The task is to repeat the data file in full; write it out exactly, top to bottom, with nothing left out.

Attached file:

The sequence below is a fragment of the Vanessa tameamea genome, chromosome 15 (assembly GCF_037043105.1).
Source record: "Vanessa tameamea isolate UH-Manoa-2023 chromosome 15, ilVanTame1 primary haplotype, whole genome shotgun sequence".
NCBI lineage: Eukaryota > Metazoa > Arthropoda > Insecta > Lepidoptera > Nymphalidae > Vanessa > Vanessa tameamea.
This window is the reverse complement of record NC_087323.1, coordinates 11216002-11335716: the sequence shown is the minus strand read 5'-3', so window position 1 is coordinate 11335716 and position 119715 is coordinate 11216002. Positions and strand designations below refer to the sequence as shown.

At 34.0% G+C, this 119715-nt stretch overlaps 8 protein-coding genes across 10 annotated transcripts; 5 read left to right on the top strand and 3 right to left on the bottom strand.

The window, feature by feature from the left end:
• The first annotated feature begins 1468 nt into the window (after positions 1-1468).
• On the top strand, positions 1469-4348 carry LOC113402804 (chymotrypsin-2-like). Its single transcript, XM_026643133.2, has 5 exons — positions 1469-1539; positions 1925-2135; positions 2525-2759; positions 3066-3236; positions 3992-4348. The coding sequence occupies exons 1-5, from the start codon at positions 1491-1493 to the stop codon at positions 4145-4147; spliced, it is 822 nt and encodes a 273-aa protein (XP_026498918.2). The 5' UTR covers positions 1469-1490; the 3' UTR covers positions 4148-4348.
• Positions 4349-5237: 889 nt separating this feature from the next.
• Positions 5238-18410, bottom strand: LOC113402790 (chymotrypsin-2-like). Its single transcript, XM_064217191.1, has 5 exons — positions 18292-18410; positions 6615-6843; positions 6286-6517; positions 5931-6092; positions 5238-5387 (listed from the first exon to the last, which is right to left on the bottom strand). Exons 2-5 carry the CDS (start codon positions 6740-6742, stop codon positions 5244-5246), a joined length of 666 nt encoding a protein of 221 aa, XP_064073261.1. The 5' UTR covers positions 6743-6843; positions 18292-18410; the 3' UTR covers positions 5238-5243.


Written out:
The sequence below is a fragment of the Vanessa tameamea genome, chromosome 15 (assembly GCF_037043105.1).
Source record: "Vanessa tameamea isolate UH-Manoa-2023 chromosome 15, ilVanTame1 primary haplotype, whole genome shotgun sequence".
NCBI lineage: Eukaryota > Metazoa > Arthropoda > Insecta > Lepidoptera > Nymphalidae > Vanessa > Vanessa tameamea.
This window is the reverse complement of record NC_087323.1, coordinates 11216002-11335716: the sequence shown is the minus strand read 5'-3', so window position 1 is coordinate 11335716 and position 119715 is coordinate 11216002. Positions and strand designations below refer to the sequence as shown.

At 34.0% G+C, this 119715-nt stretch overlaps 8 protein-coding genes across 10 annotated transcripts; 5 read left to right on the top strand and 3 right to left on the bottom strand.

The window, feature by feature from the left end:
• The first annotated feature begins 1468 nt into the window (after positions 1-1468).
• On the top strand, positions 1469-4348 carry LOC113402804 (chymotrypsin-2-like). Its single transcript, XM_026643133.2, has 5 exons — positions 1469-1539; positions 1925-2135; positions 2525-2759; positions 3066-3236; positions 3992-4348. The coding sequence occupies exons 1-5, from the start codon at positions 1491-1493 to the stop codon at positions 4145-4147; spliced, it is 822 nt and encodes a 273-aa protein (XP_026498918.2). The 5' UTR covers positions 1469-1490; the 3' UTR covers positions 4148-4348.
• Positions 4349-5237: 889 nt separating this feature from the next.
• Positions 5238-18410, bottom strand: LOC113402790 (chymotrypsin-2-like). Its single transcript, XM_064217191.1, has 5 exons — positions 18292-18410; positions 6615-6843; positions 6286-6517; positions 5931-6092; positions 5238-5387 (listed from the first exon to the last, which is right to left on the bottom strand). Exons 2-5 carry the CDS (start codon positions 6740-6742, stop codon positions 5244-5246), a joined length of 666 nt encoding a protein of 221 aa, XP_064073261.1. The 5' UTR covers positions 6743-6843; positions 18292-18410; the 3' UTR covers positions 5238-5243.